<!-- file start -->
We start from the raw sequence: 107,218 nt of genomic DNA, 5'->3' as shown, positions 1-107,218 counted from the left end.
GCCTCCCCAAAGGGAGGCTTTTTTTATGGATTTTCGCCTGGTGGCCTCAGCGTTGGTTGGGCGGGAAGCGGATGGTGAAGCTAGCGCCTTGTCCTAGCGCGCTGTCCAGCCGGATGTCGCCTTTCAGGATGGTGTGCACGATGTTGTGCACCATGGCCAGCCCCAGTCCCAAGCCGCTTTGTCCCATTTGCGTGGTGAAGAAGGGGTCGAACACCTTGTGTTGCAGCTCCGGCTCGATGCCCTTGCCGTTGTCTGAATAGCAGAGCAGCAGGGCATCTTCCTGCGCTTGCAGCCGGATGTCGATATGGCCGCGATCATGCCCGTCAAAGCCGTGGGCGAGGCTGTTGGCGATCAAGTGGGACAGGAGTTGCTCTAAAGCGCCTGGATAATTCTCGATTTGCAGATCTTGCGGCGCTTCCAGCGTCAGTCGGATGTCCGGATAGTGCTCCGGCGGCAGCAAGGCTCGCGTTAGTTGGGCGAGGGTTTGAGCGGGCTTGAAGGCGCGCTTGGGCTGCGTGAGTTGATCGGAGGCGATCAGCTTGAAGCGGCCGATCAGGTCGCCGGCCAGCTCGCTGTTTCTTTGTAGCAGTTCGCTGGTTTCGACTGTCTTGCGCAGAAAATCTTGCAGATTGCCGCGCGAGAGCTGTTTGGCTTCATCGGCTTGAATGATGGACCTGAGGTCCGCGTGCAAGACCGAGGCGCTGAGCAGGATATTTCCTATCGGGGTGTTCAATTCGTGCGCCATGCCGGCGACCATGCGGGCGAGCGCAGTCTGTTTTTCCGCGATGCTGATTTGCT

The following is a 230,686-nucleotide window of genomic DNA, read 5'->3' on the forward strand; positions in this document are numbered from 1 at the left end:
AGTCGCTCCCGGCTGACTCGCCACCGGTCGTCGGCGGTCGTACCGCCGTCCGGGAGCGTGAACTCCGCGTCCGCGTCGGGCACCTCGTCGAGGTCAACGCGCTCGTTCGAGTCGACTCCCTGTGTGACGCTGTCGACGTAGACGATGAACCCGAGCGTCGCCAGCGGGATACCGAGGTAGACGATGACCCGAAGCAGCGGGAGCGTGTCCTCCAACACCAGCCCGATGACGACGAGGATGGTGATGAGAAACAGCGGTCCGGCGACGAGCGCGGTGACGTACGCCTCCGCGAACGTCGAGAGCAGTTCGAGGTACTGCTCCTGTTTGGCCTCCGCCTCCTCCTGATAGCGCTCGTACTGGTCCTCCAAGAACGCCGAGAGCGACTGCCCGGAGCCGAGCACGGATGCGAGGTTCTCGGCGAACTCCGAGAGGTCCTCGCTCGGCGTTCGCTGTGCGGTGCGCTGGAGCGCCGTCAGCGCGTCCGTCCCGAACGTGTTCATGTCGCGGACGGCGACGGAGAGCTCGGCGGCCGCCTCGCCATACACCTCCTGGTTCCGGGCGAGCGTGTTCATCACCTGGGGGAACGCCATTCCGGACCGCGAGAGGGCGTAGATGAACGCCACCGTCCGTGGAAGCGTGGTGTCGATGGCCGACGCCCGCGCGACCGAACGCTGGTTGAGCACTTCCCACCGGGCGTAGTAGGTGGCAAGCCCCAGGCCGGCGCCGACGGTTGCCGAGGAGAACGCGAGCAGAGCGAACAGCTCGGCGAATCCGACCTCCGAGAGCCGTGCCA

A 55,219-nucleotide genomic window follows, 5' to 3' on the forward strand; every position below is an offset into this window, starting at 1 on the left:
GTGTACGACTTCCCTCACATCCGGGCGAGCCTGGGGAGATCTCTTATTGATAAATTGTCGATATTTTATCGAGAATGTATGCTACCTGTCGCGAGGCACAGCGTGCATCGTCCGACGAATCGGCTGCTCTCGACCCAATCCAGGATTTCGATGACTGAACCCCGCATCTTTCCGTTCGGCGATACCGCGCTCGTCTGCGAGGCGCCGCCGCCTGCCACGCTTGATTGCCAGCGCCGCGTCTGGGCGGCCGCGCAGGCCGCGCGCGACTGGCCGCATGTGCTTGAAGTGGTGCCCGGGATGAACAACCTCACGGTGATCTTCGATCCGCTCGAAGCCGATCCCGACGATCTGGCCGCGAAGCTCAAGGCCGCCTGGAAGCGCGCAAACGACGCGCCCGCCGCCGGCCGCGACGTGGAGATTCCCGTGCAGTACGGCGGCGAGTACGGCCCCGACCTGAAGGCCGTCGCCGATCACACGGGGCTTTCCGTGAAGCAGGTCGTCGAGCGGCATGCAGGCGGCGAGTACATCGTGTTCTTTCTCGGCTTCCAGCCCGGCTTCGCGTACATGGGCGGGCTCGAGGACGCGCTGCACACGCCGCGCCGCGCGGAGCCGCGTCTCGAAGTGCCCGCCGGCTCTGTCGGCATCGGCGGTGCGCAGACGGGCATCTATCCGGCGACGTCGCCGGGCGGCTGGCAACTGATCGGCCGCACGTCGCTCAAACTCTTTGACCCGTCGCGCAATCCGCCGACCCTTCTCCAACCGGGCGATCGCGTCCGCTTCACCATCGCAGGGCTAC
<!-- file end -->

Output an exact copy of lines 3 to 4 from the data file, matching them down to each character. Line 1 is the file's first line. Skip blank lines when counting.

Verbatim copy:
The following is a 230,686-nucleotide window of genomic DNA, read 5'->3' on the forward strand; positions in this document are numbered from 1 at the left end:
AGTCGCTCCCGGCTGACTCGCCACCGGTCGTCGGCGGTCGTACCGCCGTCCGGGAGCGTGAACTCCGCGTCCGCGTCGGGCACCTCGTCGAGGTCAACGCGCTCGTTCGAGTCGACTCCCTGTGTGACGCTGTCGACGTAGACGATGAACCCGAGCGTCGCCAGCGGGATACCGAGGTAGACGATGACCCGAAGCAGCGGGAGCGTGTCCTCCAACACCAGCCCGATGACGACGAGGATGGTGATGAGAAACAGCGGTCCGGCGACGAGCGCGGTGACGTACGCCTCCGCGAACGTCGAGAGCAGTTCGAGGTACTGCTCCTGTTTGGCCTCCGCCTCCTCCTGATAGCGCTCGTACTGGTCCTCCAAGAACGCCGAGAGCGACTGCCCGGAGCCGAGCACGGATGCGAGGTTCTCGGCGAACTCCGAGAGGTCCTCGCTCGGCGTTCGCTGTGCGGTGCGCTGGAGCGCCGTCAGCGCGTCCGTCCCGAACGTGTTCATGTCGCGGACGGCGACGGAGAGCTCGGCGGCCGCCTCGCCATACACCTCCTGGTTCCGGGCGAGCGTGTTCATCACCTGGGGGAACGCCATTCCGGACCGCGAGAGGGCGTAGATGAACGCCACCGTCCGTGGAAGCGTGGTGTCGATGGCCGACGCCCGCGCGACCGAACGCTGGTTGAGCACTTCCCACCGGGCGTAGTAGGTGGCAAGCCCCAGGCCGGCGCCGACGGTTGCCGAGGAGAACGCGAGCAGAGCGAACAGCTCGGCGAATCCGACCTCCGAGAGCCGTGCCA